James Webb Space Telescope , has fully deployed its primary mirror for the first time, marking another milestone on its journey to space.
Before all work on the next-generation instrument, which is scheduled to launch in , was (paused due to the COVID –
Recently, in one of these tests, the space telescope successfully extended and unfolded its entire 4-inch (6.5 meters) primary mirror (the largest mirror of its kind that NASA has ever built). The mirror opened up into the same configuration that it will once the telescope is in space.
(NASA’s James Webb Space Telescope has successfully deployed its giant primary mirror for the first time. It will launch in 21925.
(Image credit: Chris Gunn / NASA)
during the test, Webb’s mirror was hooked up to specialized gravity. -offsetting equipment that simulated the zero-gravity environment in space. So, not only did the mirror deploy as designed, it did so in a space-like environment, demonstrating its readiness. Engineers and technicians will deploy Webb’s primary mirror only one more time before it’s shipped off to its launch site.
Webb’s primary mirror is a critical piece of the instrument. A telescope’s sensitivity is directly related to the size of its mirror, which determines how much light the telescope can collect from the objects it observations. So, Webb’s mirror has to be really big in order for the instrument to be as powerful as possible. Webb’s mirror is so big that it cannot fit inside of a rocket while fully extended, so it needs to fold up in order to be transported to space. So it’s ability to fold up and then unfurl, ready to get to work, is crucial.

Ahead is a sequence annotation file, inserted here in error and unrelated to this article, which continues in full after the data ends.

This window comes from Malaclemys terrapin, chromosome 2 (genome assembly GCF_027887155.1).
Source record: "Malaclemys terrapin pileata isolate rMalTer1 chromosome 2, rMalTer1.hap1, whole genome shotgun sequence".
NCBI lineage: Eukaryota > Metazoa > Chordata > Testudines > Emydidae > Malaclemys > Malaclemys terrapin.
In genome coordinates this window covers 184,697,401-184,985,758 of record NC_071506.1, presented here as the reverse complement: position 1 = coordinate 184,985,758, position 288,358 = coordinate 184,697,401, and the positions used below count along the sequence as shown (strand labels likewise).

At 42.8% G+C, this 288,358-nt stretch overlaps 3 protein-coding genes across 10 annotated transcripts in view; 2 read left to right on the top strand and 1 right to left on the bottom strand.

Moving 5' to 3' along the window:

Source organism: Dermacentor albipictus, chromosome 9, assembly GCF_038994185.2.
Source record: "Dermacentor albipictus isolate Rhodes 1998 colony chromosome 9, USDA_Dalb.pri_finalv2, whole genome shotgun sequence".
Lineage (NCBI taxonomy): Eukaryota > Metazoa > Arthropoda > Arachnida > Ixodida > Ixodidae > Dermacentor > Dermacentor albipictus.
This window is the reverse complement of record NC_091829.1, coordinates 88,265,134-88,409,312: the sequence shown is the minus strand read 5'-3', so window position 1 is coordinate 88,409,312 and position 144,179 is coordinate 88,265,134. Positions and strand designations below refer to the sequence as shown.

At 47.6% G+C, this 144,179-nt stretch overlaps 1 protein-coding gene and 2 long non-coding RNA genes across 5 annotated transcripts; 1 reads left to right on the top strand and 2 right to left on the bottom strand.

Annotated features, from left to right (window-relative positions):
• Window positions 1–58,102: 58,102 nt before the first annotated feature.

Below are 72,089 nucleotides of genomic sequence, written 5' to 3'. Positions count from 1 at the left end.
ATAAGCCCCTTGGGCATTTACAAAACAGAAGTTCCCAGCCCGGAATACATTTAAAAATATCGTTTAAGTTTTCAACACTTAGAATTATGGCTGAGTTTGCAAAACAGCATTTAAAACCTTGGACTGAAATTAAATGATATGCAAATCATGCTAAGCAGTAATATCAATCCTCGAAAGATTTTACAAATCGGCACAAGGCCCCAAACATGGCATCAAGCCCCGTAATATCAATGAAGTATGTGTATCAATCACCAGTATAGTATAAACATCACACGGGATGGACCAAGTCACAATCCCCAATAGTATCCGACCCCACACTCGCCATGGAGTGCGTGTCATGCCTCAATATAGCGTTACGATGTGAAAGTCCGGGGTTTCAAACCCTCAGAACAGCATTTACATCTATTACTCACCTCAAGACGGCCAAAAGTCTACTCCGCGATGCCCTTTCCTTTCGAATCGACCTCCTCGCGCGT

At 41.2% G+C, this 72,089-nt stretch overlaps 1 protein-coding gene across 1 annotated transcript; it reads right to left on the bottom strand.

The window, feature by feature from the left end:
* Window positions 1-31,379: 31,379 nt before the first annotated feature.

With the COVID – pandemic still very much underway, the regular workflow at NASA has been interrupted. Recently, NASA administrator Jim Bridenstine announced that all NASA employees who are not considered essential mission personnel would be working remotely for the time being.
(What’s the Point of the James Webb Space Telescope?
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